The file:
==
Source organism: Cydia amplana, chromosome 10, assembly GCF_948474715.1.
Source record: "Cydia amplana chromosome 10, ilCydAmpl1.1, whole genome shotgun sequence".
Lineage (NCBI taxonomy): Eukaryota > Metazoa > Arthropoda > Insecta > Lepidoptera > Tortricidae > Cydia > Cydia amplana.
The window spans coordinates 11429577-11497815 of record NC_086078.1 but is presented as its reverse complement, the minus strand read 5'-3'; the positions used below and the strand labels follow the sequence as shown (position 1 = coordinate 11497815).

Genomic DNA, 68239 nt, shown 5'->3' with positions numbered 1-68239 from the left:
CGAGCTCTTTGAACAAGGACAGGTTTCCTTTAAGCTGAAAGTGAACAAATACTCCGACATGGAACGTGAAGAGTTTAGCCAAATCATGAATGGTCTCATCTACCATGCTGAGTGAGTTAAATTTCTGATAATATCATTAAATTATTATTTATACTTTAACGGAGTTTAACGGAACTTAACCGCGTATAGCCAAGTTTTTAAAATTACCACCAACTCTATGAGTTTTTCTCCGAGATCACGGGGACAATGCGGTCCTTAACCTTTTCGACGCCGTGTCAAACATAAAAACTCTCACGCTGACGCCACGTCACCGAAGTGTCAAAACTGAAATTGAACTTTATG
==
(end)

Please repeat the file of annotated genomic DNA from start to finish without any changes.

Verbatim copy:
Source organism: Cydia amplana, chromosome 10, assembly GCF_948474715.1.
Source record: "Cydia amplana chromosome 10, ilCydAmpl1.1, whole genome shotgun sequence".
Lineage (NCBI taxonomy): Eukaryota > Metazoa > Arthropoda > Insecta > Lepidoptera > Tortricidae > Cydia > Cydia amplana.
The window spans coordinates 11429577-11497815 of record NC_086078.1 but is presented as its reverse complement, the minus strand read 5'-3'; the positions used below and the strand labels follow the sequence as shown (position 1 = coordinate 11497815).

Genomic DNA, 68239 nt, shown 5'->3' with positions numbered 1-68239 from the left:
CGAGCTCTTTGAACAAGGACAGGTTTCCTTTAAGCTGAAAGTGAACAAATACTCCGACATGGAACGTGAAGAGTTTAGCCAAATCATGAATGGTCTCATCTACCATGCTGAGTGAGTTAAATTTCTGATAATATCATTAAATTATTATTTATACTTTAACGGAGTTTAACGGAACTTAACCGCGTATAGCCAAGTTTTTAAAATTACCACCAACTCTATGAGTTTTTCTCCGAGATCACGGGGACAATGCGGTCCTTAACCTTTTCGACGCCGTGTCAAACATAAAAACTCTCACGCTGACGCCACGTCACCGAAGTGTCAAAACTGAAATTGAACTTTATG